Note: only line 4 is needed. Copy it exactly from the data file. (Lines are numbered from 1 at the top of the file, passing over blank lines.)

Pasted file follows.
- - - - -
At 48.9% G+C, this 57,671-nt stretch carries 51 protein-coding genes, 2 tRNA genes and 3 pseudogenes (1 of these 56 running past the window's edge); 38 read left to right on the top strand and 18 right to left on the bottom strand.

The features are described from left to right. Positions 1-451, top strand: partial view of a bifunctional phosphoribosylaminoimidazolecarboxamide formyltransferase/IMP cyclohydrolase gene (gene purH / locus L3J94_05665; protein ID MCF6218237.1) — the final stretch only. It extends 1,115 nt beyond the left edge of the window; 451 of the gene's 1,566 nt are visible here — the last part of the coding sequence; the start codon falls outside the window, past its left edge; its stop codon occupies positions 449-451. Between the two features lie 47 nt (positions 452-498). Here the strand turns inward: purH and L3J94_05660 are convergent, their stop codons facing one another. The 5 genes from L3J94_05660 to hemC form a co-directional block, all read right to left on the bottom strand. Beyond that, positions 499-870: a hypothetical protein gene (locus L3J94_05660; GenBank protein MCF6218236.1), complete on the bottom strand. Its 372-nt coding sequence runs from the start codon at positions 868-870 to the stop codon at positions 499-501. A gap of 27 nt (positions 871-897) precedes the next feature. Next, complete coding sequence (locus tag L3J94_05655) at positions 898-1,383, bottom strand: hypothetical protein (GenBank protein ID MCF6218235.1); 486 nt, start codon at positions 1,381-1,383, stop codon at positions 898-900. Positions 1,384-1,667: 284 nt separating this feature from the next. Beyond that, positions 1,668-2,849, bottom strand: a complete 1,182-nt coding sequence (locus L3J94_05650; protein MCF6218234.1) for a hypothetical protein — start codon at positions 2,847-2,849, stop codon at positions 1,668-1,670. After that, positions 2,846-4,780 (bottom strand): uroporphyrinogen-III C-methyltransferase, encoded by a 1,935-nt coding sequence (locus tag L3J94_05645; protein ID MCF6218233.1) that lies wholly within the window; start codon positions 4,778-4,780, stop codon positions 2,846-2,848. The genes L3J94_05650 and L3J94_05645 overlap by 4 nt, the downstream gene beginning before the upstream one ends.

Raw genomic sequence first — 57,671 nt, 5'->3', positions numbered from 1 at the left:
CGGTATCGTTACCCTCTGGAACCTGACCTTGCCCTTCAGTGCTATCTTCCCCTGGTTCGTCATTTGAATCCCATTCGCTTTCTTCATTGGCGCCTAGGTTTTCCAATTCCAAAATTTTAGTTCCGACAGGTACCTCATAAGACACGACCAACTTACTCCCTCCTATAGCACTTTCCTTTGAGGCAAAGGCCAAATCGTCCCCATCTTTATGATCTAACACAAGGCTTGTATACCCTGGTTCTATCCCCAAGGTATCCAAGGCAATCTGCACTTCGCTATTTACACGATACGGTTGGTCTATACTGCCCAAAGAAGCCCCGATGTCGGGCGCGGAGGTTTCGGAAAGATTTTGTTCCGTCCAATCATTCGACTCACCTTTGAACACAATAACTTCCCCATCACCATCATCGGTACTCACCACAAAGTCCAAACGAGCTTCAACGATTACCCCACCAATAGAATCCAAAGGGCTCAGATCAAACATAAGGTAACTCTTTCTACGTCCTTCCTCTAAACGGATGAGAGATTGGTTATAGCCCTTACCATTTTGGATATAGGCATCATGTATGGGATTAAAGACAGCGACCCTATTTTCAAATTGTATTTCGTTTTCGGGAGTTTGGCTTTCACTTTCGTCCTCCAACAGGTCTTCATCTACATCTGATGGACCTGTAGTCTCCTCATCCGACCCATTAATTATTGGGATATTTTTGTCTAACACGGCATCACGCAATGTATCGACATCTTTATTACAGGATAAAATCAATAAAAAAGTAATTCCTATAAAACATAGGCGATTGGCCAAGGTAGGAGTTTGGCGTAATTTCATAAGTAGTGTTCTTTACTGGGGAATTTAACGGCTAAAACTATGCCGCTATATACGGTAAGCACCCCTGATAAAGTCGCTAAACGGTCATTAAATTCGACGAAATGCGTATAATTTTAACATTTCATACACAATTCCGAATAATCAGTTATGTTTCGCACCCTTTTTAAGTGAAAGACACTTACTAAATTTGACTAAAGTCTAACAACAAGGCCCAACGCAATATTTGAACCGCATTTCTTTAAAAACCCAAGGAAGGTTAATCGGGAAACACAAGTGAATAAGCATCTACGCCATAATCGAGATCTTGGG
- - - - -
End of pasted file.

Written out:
CGGTATCGTTACCCTCTGGAACCTGACCTTGCCCTTCAGTGCTATCTTCCCCTGGTTCGTCATTTGAATCCCATTCGCTTTCTTCATTGGCGCCTAGGTTTTCCAATTCCAAAATTTTAGTTCCGACAGGTACCTCATAAGACACGACCAACTTACTCCCTCCTATAGCACTTTCCTTTGAGGCAAAGGCCAAATCGTCCCCATCTTTATGATCTAACACAAGGCTTGTATACCCTGGTTCTATCCCCAAGGTATCCAAGGCAATCTGCACTTCGCTATTTACACGATACGGTTGGTCTATACTGCCCAAAGAAGCCCCGATGTCGGGCGCGGAGGTTTCGGAAAGATTTTGTTCCGTCCAATCATTCGACTCACCTTTGAACACAATAACTTCCCCATCACCATCATCGGTACTCACCACAAAGTCCAAACGAGCTTCAACGATTACCCCACCAATAGAATCCAAAGGGCTCAGATCAAACATAAGGTAACTCTTTCTACGTCCTTCCTCTAAACGGATGAGAGATTGGTTATAGCCCTTACCATTTTGGATATAGGCATCATGTATGGGATTAAAGACAGCGACCCTATTTTCAAATTGTATTTCGTTTTCGGGAGTTTGGCTTTCACTTTCGTCCTCCAACAGGTCTTCATCTACATCTGATGGACCTGTAGTCTCCTCATCCGACCCATTAATTATTGGGATATTTTTGTCTAACACGGCATCACGCAATGTATCGACATCTTTATTACAGGATAAAATCAATAAAAAAGTAATTCCTATAAAACATAGGCGATTGGCCAAGGTAGGAGTTTGGCGTAATTTCATAAGTAGTGTTCTTTACTGGGGAATTTAACGGCTAAAACTATGCCGCTATATACGGTAAGCACCCCTGATAAAGTCGCTAAACGGTCATTAAATTCGACGAAATGCGTATAATTTTAACATTTCATACACAATTCCGAATAATCAGTTATGTTTCGCACCCTTTTTAAGTGAAAGACACTTACTAAATTTGACTAAAGTCTAACAACAAGGCCCAACGCAATATTTGAACCGCATTTCTTTAAAAACCCAAGGAAGGTTAATCGGGAAACACAAGTGAATAAGCATCTACGCCATAATCGAGATCTTGGG